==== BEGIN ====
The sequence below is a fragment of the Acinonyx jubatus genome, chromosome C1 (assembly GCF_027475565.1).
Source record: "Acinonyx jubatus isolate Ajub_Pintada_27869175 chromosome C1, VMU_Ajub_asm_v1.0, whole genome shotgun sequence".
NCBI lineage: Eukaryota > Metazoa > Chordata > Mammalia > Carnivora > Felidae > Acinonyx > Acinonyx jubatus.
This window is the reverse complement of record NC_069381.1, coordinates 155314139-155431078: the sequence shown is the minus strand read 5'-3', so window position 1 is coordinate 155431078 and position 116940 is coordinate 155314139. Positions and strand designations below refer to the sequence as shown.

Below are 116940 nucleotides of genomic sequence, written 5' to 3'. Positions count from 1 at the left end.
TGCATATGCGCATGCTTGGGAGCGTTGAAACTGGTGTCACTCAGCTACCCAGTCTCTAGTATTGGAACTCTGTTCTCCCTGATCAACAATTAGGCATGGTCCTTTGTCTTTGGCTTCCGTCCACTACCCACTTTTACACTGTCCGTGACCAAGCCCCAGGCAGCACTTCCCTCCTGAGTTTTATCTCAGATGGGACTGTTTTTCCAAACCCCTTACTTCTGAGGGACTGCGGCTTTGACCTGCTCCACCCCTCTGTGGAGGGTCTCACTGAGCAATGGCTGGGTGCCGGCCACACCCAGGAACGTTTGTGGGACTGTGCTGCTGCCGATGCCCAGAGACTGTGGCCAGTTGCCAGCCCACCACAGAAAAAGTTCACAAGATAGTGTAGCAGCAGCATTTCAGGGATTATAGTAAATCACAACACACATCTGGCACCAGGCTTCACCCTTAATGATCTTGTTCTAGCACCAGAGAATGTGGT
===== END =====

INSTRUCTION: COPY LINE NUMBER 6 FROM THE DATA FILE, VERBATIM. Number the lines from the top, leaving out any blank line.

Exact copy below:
TGCATATGCGCATGCTTGGGAGCGTTGAAACTGGTGTCACTCAGCTACCCAGTCTCTAGTATTGGAACTCTGTTCTCCCTGATCAACAATTAGGCATGGTCCTTTGTCTTTGGCTTCCGTCCACTACCCACTTTTACACTGTCCGTGACCAAGCCCCAGGCAGCACTTCCCTCCTGAGTTTTATCTCAGATGGGACTGTTTTTCCAAACCCCTTACTTCTGAGGGACTGCGGCTTTGACCTGCTCCACCCCTCTGTGGAGGGTCTCACTGAGCAATGGCTGGGTGCCGGCCACACCCAGGAACGTTTGTGGGACTGTGCTGCTGCCGATGCCCAGAGACTGTGGCCAGTTGCCAGCCCACCACAGAAAAAGTTCACAAGATAGTGTAGCAGCAGCATTTCAGGGATTATAGTAAATCACAACACACATCTGGCACCAGGCTTCACCCTTAATGATCTTGTTCTAGCACCAGAGAATGTGGT